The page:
Is architecture’s craft threatened by technology? That was the question 30 years ago when CAD software was adopted widely by small and large firms alike, even if the technology had been around for a couple of decades already. Not everyone was gnashing their teeth over that question—and the opportunity that CAD represented far outweighed the existential threat to hand drawing. Schools of architecture boosted their technology budgets and invested heavily in machines, licenses, servers, and staff, and a sea of monitors flooded studios, flushing out maylines. 

Today, architects still draw—sometimes. 

Today, the craft of architecture is still a potent pursuit, nobley. 

Detailing is still evidence of craft, inarguably. 

Materials still matter, universally. 

So, why is everyone worried about technology again? 

That’s one of the big questions that this year’s Design Forum XVI asks (Apr. 5-6, in Richmond) under the banner of “[Un]Certainty: Reflections on Craft at the Cyber Frontier.” Over two days, attendees will be treated to probing discussions about the future of practical technologies that make design easier, as well as the future of how architecture is made. Can large language models (LLMs) transform materials specification for the better? For the greener? Does empathy differentiate humans from machines? Does it matter? How will future technologies change the studio culture of firms? 

The event’s blue ribbon panel of speakers includes three champions of craft in design—Ted Flato, FAIA, of Lake|Flato; Billie Tsien, AIA, of Tod Willams Billie Tsien Architects; Rick Joy of Studio Rick Joy; and Dwayne Oyler, co-founder of Oyler Wu Collaborative, who will set the stage during the event’s two days by asking what’s certain and uncertain at this frontier of artificial intelligence, ever-more adaptive digital learning models, the ethics of design, and the leadership role architects represent.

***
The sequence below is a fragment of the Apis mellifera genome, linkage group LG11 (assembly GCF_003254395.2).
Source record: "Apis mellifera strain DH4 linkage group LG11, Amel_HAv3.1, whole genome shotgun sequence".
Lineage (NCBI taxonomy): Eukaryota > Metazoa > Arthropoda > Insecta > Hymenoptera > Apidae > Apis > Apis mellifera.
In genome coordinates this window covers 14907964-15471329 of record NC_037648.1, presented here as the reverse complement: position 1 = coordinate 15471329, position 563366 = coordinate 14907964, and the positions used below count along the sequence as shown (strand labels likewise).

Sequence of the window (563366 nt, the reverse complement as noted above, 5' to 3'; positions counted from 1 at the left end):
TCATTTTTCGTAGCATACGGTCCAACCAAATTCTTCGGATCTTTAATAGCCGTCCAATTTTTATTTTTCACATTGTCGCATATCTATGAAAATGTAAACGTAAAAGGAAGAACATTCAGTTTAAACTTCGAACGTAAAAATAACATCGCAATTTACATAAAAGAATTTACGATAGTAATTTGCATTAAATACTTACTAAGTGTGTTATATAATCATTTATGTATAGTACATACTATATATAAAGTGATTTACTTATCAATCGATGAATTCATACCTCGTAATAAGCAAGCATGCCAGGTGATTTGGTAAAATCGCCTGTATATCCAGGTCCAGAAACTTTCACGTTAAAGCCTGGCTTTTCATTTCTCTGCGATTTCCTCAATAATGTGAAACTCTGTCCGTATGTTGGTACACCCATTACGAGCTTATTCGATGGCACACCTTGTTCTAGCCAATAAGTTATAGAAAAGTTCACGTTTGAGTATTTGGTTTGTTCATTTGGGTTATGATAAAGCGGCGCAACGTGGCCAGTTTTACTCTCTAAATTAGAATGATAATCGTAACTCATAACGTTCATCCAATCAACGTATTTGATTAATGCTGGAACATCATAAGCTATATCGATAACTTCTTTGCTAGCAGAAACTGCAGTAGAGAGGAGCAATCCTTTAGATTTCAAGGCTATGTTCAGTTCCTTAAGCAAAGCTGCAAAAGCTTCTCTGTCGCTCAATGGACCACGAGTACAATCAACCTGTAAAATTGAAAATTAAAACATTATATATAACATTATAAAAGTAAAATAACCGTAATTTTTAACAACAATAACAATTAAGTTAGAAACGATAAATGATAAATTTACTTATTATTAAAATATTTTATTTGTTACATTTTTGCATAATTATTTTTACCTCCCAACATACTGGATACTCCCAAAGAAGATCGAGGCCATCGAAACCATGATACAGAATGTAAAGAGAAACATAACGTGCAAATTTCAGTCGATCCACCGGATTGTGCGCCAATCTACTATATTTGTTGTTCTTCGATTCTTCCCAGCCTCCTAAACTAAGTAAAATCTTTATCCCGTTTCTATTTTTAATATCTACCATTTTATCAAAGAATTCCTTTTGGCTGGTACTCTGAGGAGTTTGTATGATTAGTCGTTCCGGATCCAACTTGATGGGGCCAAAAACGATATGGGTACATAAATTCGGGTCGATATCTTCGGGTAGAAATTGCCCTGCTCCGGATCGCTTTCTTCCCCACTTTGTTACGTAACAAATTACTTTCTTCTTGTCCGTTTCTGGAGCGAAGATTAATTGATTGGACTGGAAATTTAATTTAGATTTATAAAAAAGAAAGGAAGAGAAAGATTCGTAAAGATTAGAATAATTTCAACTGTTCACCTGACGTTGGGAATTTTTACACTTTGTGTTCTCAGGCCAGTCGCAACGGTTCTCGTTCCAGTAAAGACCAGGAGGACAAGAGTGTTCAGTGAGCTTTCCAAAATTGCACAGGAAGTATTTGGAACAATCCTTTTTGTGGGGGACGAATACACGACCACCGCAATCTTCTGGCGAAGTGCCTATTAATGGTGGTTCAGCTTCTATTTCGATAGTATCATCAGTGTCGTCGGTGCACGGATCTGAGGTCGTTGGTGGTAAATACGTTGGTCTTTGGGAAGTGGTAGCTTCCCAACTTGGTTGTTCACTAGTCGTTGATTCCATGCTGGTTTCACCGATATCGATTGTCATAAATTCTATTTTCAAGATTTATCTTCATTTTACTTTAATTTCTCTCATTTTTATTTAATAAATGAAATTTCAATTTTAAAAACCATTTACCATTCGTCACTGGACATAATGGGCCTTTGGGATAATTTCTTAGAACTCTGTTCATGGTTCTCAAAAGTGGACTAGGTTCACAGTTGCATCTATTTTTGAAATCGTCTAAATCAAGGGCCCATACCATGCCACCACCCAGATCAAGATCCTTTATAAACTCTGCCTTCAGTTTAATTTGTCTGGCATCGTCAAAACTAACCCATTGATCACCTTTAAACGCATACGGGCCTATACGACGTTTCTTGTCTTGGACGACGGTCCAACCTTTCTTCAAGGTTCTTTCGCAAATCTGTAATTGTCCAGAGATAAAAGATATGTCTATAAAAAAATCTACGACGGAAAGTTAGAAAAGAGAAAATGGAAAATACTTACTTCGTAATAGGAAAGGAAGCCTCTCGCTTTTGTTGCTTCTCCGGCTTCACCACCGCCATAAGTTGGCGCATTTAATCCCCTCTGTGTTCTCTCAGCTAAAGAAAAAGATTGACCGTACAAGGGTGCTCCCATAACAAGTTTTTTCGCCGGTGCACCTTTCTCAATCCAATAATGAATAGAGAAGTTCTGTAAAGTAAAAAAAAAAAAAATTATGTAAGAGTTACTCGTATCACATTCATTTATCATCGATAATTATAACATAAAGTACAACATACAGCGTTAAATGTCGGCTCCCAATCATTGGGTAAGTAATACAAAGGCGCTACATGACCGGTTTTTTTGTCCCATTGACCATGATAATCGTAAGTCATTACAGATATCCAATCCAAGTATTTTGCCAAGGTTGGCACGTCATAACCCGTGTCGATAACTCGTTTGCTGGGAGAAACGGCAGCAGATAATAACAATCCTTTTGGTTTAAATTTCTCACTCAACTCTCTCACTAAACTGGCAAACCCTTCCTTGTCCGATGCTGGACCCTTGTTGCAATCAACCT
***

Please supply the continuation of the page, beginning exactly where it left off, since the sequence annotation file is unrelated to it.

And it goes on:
The last biannual Design Forum in 2022, “South is Up!” featured visionary Latin American designers that explored questions of urbanism, ecology, and identity including Chilean architect Cazú Zegers and Colombian architect Viviana Peña. Since 1994, the biannual Virginia Design Forum matches urgent topics with speakers who have challenged and advanced those topics, including Samuel Mockbee, Tod Williams, Kai-Uwe Bergman, Anne Fougeron, Glenn Murcutt, Doris Kim Sung, and many more. 
Please join us for the upcoming 2024 Design Forum XVI on Friday, April 5-Saturday, April 6, 2024 at the Institute for Contemporary Art at VCU in Richmond. Register now!